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Vietnam / Singapore
A Trip to Heaven (Comedy, 13’, 2020) Sweet, Salty (Comedy, 18’,2019) Mother, Daughter, Dreams (Drama, 19’, 2018)
Si En Tan
Tran Thi Bich Ngoc, An Nam Productions,
Plastic Sonata by Nelson Yeo (Drama, 29’, 2021)
A Trip to Heaven by Linh Duong (Comedy, 13’, 2020)
Sunday by Kris Ong (Drama, 13’, 2020)
Housewife TAM (40’s) accidentally discovers her husband’s affair. Instead of confronting him about it, she decides to follow a con artist’s cult. She ends up spending a lot of money on voodoo rituals, while also engaging in hilarious attempts to seduce her husband, believing firmly that a baby boy will solve their marriage’s issues.
Rebellious HA (20’s) is fed up with her parents’ deteriorating marriage. She’s either busy working at a hair and nail salon or having sex with the dodgy guy who might be able to send her overseas (for a large sum of money) or spending most of her time fantasizing about a better life somewhere abroad.
While the two women are busy running away from reality, the House Spirit has evolved into a monster-like creature that ends up haunting both of them.
In Vietnamese, there’s a saying that goes “only women can bring happiness to each other”. I can’t exactly testify whether this is true or not but having been raised in an environment with absent father figures, I’ve witnessed countless women-only conversations that seem to always be complaining about the same thing - men. But how can men disturb and torture them so much, if they are hardly even around? This observation and the subsequent quest for the answer gradually became the inspiration for my series of short films, as I found myself lost in a complex spider web of self-inflicted entrapment and internalized misogyny which leads all my female heroes into situations so absurd, ridiculous and sad that one has no choice but to burst into a bittersweet laughter. With Don’t cry, Butterflies as the final chapter of this long and exciting journey, I wish to offer the audience a glimpse into this female-only universe where love, compassion, conflict, and betrayal are all intertwined. I’m utterly fascinated with this vivid, dramatic yet tragic life that each one of the character is creating for himself. I fell in love with all of them and I hope my audience will feel the same too.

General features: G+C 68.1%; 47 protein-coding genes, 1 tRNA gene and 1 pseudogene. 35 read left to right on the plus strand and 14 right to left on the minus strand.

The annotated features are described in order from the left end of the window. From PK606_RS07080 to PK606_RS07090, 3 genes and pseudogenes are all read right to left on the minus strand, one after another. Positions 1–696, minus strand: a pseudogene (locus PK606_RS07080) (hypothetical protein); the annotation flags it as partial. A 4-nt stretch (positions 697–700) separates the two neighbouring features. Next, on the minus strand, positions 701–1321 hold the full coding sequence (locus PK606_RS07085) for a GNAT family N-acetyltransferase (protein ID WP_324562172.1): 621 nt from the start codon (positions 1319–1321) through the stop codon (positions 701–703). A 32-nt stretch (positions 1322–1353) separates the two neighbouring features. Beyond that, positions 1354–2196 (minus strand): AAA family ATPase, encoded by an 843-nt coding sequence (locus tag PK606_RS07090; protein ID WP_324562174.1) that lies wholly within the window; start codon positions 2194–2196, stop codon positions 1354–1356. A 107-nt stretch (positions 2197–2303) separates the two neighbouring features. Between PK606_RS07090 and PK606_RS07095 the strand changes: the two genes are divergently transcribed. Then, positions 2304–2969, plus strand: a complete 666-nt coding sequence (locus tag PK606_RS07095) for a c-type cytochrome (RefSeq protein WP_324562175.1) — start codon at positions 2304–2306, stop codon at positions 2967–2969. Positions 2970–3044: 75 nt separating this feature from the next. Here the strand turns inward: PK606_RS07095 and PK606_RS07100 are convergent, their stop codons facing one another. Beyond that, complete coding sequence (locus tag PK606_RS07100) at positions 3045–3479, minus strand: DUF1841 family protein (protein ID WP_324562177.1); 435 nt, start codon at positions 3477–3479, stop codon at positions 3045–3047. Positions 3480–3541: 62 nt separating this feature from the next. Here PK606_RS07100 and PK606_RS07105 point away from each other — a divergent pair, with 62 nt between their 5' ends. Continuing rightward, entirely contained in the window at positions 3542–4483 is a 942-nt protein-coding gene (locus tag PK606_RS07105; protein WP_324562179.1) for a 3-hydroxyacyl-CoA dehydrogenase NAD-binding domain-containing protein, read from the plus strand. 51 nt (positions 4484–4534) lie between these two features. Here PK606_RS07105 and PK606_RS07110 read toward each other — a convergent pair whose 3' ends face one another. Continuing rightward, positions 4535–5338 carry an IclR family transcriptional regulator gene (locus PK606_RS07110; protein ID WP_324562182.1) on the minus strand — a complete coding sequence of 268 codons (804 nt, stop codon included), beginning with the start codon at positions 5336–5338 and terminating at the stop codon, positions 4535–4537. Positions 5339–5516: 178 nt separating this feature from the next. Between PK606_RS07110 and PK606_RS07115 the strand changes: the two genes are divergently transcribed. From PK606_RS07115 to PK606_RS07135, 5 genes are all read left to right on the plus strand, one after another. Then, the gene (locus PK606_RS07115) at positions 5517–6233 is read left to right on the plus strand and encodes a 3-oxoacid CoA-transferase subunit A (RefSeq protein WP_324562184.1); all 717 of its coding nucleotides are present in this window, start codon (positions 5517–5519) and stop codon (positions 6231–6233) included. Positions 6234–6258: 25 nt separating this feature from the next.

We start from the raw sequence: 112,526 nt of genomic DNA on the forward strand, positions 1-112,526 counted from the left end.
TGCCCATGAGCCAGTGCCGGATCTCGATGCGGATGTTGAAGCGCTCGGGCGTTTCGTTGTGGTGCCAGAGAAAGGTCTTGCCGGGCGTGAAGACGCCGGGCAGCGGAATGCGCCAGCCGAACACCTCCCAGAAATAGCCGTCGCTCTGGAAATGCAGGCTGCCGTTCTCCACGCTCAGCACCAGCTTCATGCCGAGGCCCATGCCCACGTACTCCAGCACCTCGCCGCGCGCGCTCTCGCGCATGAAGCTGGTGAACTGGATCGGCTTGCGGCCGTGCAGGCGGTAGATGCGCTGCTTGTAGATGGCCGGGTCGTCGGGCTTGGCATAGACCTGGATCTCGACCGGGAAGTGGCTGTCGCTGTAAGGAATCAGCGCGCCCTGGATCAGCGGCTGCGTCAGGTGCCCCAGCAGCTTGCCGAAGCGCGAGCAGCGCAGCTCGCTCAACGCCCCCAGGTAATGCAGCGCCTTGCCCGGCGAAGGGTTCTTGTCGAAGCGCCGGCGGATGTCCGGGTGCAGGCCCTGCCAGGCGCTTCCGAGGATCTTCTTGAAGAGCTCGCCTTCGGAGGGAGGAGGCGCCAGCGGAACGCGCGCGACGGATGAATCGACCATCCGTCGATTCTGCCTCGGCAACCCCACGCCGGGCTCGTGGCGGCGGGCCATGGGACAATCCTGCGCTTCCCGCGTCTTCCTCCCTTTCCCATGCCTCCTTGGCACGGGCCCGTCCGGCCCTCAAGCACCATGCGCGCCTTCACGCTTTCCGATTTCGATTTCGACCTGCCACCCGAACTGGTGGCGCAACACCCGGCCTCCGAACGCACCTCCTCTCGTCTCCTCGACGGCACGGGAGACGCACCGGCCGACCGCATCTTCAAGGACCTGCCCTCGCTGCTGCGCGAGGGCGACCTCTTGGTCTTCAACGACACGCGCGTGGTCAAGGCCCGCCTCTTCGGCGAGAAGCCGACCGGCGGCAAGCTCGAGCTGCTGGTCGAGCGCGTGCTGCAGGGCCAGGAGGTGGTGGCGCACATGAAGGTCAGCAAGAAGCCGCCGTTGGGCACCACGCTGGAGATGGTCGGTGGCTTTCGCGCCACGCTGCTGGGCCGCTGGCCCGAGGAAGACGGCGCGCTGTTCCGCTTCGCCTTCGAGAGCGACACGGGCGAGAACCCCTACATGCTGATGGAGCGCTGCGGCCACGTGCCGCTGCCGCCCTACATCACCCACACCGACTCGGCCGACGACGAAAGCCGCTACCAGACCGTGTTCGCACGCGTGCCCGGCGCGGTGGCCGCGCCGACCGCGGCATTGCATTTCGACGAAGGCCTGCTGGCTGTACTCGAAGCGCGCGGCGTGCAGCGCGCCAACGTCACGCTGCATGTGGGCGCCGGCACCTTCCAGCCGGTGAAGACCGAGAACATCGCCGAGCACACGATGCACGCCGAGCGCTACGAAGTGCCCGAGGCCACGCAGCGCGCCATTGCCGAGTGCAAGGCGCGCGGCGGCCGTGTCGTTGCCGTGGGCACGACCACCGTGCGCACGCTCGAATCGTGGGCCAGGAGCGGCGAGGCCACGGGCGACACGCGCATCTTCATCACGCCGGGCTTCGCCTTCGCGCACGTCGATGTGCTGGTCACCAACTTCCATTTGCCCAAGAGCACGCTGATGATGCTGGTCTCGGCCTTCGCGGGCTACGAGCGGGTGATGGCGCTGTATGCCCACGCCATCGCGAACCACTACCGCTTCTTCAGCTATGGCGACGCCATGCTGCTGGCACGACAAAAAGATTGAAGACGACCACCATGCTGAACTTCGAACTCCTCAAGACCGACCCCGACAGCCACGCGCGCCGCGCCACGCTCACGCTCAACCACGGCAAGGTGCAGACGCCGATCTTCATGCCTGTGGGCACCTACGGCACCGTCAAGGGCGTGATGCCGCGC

Don’t cry, Butterflies promises to be a visual feast where elements of magical realism and body-horror are gradually weaved into what started off as a slice-of-life story. We see a gloomy, suffocated, dying house with sparse furniture but it takes so much space that the characters are entrapped within. Whenever they are dreaming, the camera flies free with them. But when they are back to reality, it observes them from a distance, through holes in the furniture, ceiling, following them in a voyeuristic manner as they move around the confined space, foreshadowing how the House Spirit slowly creeps in and haunts both of our female heroes.
I was first introduced to Linh through her visceral, dream like short film Mother, Daughter, Dreams. The film premiered at Busan International film festival and went on the compete at various international festivals.
Since that first stirring encounter with her work, I have come to know Linh as a gifted and dedicated director. Her debut feature, Don’t Cry, Butterflies, continues to tap on her personal experiences with her family, with recurring themes of toxic familial relationships and tradition-plagued women. The unique quality of Linh’s films is that they explore complex issues of womanhood and loneliness with wit, humour and gore, that will allow audiences across the world to relate to the story of Don’t Cry, Butterflies. I am confident that Linh’s vision and honest storytelling will cumulate in a film that is universal and touching. We would be eager to meet with European producers along with creative partners that will help propel the project into its next stage.